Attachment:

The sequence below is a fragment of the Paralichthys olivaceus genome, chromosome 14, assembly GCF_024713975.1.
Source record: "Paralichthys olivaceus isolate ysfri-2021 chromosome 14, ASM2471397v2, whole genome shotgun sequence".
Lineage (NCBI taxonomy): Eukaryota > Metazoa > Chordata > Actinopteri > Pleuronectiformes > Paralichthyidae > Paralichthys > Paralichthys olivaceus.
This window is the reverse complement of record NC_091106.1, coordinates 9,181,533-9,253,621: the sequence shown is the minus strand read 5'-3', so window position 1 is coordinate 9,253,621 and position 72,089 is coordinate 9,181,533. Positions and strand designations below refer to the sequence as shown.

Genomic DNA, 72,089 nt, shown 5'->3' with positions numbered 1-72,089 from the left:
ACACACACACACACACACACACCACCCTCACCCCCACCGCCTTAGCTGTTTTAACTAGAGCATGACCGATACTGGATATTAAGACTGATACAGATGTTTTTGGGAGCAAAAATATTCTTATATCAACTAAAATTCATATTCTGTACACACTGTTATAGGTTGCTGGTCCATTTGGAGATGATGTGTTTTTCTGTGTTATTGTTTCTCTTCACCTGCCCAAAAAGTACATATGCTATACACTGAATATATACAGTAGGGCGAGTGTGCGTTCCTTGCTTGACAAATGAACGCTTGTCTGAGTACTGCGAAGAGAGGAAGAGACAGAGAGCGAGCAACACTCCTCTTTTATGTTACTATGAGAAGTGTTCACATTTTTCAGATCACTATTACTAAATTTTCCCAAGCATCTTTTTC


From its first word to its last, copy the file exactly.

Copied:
The sequence below is a fragment of the Paralichthys olivaceus genome, chromosome 14, assembly GCF_024713975.1.
Source record: "Paralichthys olivaceus isolate ysfri-2021 chromosome 14, ASM2471397v2, whole genome shotgun sequence".
Lineage (NCBI taxonomy): Eukaryota > Metazoa > Chordata > Actinopteri > Pleuronectiformes > Paralichthyidae > Paralichthys > Paralichthys olivaceus.
This window is the reverse complement of record NC_091106.1, coordinates 9,181,533-9,253,621: the sequence shown is the minus strand read 5'-3', so window position 1 is coordinate 9,253,621 and position 72,089 is coordinate 9,181,533. Positions and strand designations below refer to the sequence as shown.

Genomic DNA, 72,089 nt, shown 5'->3' with positions numbered 1-72,089 from the left:
ACACACACACACACACACACACCACCCTCACCCCCACCGCCTTAGCTGTTTTAACTAGAGCATGACCGATACTGGATATTAAGACTGATACAGATGTTTTTGGGAGCAAAAATATTCTTATATCAACTAAAATTCATATTCTGTACACACTGTTATAGGTTGCTGGTCCATTTGGAGATGATGTGTTTTTCTGTGTTATTGTTTCTCTTCACCTGCCCAAAAAGTACATATGCTATACACTGAATATATACAGTAGGGCGAGTGTGCGTTCCTTGCTTGACAAATGAACGCTTGTCTGAGTACTGCGAAGAGAGGAAGAGACAGAGAGCGAGCAACACTCCTCTTTTATGTTACTATGAGAAGTGTTCACATTTTTCAGATCACTATTACTAAATTTTCCCAAGCATCTTTTTC